“Commercial” STS Modest Proposal

So, according to Rob Coppinger, USA has proposed to operate the Shuttle “commercially” as part of their CCDEV proposal. For a cool, $1.5B/yr over the next six years, they’ll provide two shuttle flights per year.

Personally, I think this is mostly a terrible idea. While offering fixed-price services, and moving to FAA regs is nice, I really don’t see how this fits with the spirit of CCDEV.  After all, USA is talking about taking over an existing government asset, and flying it temporarily through 2017, not providing a long-term commercial crew capability for ISS in the post 2016 timeframe.  And the budget ($9B over the next six years), is way outside the $6B NASA was going to give to commercial crew, or the $3B that the anonymous Senate staffer last week thought would be the real number.

But shuttle huggers, don’t despair.  If something like this goes forward, they could probably do this by taking money from the SLS and MPCV budgets.  After all, this would be offsetting some of the carrying costs that NASA would have to pay for keeping the Shuttle infrastructure in place.  By doing this, there also wouldn’t be any rush to finish Orion or the 70-100 ton version of SLS, because you could just keep flying the shuttle “commercially” for another year or two if commercial crew faces delays.  In fact, this would allow NASA to go straight for their beloved 130mT SLS and deep-space rated MPCV, because there would be no need for the intermediate vehicle.  They can take as much time as they want.

The only even remotely legitimate purpose for trying to rush SLS/MPCV was the worry that possibly all of the commercial crew providers would be running late.  It’s possible I guess, especially if they try and put all their money on just one or two providers.  But, under the current Senate-designed plan, if commercial crew does work, SLS/MPCV would be a giant budget-sucking white elephant for several years while actual mission hardware (EDS stages, landers, and/or habs) was developed.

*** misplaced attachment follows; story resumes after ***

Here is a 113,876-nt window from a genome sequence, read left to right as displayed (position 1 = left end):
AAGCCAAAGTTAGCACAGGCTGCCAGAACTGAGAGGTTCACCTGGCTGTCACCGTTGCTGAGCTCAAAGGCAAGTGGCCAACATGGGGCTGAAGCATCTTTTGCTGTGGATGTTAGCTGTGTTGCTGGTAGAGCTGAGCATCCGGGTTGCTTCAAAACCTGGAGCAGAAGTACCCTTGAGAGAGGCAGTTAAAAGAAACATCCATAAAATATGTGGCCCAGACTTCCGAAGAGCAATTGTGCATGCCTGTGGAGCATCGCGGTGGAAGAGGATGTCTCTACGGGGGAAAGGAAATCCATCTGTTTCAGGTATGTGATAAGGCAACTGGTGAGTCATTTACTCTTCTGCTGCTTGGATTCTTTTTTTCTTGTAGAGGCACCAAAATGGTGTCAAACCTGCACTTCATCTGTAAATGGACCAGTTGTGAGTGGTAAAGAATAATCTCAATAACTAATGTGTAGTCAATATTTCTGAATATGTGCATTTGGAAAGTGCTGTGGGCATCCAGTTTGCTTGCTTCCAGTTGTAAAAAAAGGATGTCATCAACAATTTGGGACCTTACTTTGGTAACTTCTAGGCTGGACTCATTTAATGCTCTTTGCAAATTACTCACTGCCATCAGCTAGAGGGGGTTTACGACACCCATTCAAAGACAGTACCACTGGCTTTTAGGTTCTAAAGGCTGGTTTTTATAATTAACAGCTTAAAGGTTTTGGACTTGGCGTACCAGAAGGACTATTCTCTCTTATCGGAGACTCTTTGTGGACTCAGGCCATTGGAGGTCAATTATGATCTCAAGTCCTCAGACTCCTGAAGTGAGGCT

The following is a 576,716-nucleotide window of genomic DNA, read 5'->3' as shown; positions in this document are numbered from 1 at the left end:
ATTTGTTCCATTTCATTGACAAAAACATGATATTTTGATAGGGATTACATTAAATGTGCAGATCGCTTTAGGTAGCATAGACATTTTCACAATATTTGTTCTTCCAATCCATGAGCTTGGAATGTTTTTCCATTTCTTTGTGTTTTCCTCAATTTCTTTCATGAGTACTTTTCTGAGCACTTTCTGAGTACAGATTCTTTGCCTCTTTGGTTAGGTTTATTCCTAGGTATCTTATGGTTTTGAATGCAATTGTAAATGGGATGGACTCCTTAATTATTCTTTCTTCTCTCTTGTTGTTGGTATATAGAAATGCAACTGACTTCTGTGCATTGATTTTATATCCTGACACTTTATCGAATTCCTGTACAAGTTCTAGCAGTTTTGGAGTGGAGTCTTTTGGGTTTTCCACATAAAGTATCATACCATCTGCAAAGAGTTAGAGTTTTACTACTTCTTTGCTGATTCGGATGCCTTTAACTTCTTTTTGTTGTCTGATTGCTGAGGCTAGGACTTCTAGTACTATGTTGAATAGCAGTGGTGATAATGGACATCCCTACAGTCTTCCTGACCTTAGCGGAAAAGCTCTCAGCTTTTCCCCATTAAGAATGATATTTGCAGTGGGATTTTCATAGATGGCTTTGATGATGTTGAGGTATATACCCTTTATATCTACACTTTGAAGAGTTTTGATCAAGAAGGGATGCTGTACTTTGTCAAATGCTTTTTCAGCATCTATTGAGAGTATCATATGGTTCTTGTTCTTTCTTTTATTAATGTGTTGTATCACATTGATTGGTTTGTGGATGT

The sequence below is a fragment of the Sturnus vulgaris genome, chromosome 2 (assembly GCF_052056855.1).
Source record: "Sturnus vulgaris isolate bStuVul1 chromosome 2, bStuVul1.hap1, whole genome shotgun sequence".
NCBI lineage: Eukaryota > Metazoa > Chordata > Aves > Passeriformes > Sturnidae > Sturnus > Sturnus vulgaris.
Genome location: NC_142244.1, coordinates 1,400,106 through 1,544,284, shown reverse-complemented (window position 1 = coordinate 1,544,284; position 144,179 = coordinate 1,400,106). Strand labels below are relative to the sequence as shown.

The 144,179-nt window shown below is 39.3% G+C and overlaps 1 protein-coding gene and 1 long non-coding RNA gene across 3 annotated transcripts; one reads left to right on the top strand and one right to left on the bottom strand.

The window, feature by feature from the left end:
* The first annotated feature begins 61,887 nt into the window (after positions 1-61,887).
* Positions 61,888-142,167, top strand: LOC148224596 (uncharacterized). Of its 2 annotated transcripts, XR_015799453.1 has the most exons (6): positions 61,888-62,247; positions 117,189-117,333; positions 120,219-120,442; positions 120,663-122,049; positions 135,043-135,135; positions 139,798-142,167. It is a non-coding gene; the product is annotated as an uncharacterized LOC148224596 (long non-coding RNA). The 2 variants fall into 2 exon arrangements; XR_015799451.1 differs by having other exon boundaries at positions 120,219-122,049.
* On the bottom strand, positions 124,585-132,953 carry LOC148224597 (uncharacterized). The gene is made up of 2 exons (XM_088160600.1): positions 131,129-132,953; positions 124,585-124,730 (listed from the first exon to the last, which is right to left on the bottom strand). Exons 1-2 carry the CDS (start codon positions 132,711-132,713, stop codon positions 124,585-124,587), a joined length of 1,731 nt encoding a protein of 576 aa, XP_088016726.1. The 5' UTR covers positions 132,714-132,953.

But with this plan, you can just go straight to “exploration class” HLVs and mission hardware, without having to worry about the fate of ISS.  Something like this would allow you to keep your HLV infrastructure alive until you actually need an HLV without killing commercial crew.

And anyway, SLS and MPCV have big enough budgets that this would only be cutting out maybe 1/3 of the money they’d be getting over that time frame.  If the DIRECT fanboys are right, there may even be a straightforward way for NASA to still deliver on something like that within the budgets they’ve been given, even with keeping the Shuttles flying.

And if there are budget cuts, hey you have the shuttle still flying, you can just stretch out the SLS development even further.

If NASA tries to go this route, they should do so under the SLS budget, not the Commercial Crew one.

The following two tabs change content below.
Jonathan Goff

Jonathan Goff

President/CEO at Altius Space Machines
Jonathan Goff is a space technologist, inventor, and serial space entrepreneur who created the Selenian Boondocks blog. Jon was a co-founder of Masten Space Systems, and is the founder and CEO of Altius Space Machines, a space robotics startup in Broomfield, CO. His family includes his wife, Tiffany, and five boys: Jarom (deceased), Jonathan, James, Peter, and Andrew. Jon has a BS in Manufacturing Engineering (1999) and an MS in Mechanical Engineering (2007) from Brigham Young University, and served an LDS proselytizing mission in Olongapo, Philippines from 2000-2002.
Jonathan Goff

About Jonathan Goff

Jonathan Goff is a space technologist, inventor, and serial space entrepreneur who created the Selenian Boondocks blog. Jon was a co-founder of Masten Space Systems, and is the founder and CEO of Altius Space Machines, a space robotics startup in Broomfield, CO. His family includes his wife, Tiffany, and five boys: Jarom (deceased), Jonathan, James, Peter, and Andrew. Jon has a BS in Manufacturing Engineering (1999) and an MS in Mechanical Engineering (2007) from Brigham Young University, and served an LDS proselytizing mission in Olongapo, Philippines from 2000-2002.
This entry was posted in Launch Vehicles, NASA, Space Development. Bookmark the permalink.

23 Responses to “Commercial” STS Modest Proposal

  1. Pingback: Tweets that mention Selenian Boondocks » Blog Archive » “Commercial” STS Modest Proposal -- Topsy.com

Leave a Reply

Your email address will not be published. Required fields are marked *